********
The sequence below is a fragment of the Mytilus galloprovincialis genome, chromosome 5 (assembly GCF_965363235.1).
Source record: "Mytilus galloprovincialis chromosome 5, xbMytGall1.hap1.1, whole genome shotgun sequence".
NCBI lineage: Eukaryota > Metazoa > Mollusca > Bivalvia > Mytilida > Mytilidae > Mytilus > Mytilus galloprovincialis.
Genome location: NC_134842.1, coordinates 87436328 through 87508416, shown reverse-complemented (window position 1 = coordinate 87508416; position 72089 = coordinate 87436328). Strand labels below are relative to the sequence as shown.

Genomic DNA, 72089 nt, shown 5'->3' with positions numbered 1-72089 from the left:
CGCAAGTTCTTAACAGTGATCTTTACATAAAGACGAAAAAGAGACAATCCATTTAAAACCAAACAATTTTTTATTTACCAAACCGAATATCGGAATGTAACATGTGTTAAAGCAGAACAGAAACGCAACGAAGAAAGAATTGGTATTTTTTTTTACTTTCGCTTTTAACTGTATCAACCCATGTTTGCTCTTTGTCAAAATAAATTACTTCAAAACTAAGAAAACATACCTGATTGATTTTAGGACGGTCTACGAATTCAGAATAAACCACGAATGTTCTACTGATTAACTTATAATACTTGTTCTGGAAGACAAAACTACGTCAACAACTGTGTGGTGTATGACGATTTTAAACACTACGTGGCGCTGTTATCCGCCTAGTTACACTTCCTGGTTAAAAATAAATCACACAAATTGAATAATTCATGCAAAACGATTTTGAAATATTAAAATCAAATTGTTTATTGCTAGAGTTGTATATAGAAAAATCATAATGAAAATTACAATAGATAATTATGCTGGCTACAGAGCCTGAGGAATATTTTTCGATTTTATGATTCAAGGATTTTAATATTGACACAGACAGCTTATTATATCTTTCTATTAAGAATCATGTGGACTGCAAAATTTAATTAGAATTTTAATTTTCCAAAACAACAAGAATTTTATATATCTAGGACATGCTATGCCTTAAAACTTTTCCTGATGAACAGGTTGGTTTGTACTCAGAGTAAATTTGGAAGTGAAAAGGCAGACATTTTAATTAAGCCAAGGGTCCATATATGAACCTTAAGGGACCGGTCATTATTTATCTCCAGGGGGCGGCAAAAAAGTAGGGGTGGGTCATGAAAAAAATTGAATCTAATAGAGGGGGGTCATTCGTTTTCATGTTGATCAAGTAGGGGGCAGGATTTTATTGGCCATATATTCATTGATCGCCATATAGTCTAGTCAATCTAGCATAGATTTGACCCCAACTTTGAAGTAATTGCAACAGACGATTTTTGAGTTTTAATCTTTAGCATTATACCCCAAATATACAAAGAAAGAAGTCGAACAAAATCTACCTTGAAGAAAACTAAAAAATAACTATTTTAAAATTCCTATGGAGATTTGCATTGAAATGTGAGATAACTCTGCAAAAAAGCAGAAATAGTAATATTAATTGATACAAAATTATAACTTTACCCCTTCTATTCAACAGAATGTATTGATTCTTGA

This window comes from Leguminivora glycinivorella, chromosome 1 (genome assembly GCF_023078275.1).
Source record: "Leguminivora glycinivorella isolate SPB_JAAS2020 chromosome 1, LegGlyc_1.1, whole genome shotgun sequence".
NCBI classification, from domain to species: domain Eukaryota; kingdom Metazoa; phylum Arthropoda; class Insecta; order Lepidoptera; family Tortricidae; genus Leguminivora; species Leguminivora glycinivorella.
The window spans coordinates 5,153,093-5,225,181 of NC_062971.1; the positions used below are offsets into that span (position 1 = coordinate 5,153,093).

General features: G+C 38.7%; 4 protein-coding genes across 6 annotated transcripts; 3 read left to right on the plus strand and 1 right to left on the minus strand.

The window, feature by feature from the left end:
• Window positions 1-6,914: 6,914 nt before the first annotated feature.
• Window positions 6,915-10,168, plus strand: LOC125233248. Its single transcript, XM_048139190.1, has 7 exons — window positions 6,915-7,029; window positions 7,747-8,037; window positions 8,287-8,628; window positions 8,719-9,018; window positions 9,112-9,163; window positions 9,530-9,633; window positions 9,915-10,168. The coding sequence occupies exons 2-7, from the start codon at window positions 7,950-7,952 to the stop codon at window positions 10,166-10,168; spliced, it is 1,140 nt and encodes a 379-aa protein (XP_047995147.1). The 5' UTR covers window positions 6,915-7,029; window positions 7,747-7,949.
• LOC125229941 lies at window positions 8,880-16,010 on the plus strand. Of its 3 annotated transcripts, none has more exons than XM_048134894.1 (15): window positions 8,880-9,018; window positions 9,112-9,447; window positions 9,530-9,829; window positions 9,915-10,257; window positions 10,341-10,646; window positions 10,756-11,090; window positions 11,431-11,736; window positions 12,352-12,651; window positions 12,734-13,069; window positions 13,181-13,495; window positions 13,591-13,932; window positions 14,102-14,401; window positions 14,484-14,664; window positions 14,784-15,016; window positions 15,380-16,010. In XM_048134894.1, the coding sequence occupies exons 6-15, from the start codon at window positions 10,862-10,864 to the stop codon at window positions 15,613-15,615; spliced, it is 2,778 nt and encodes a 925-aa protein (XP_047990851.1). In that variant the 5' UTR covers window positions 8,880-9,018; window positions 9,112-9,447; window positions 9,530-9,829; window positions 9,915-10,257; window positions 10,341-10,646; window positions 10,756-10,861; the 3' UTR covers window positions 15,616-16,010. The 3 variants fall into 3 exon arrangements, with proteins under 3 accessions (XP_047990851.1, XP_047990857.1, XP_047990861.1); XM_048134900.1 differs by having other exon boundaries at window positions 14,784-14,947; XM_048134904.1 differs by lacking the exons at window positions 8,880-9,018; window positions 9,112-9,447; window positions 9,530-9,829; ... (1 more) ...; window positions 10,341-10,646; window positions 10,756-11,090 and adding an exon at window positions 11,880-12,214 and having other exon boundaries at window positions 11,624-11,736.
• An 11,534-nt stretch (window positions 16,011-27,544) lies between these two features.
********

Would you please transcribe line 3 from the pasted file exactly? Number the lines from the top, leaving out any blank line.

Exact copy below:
NCBI lineage: Eukaryota > Metazoa > Mollusca > Bivalvia > Mytilida > Mytilidae > Mytilus > Mytilus galloprovincialis.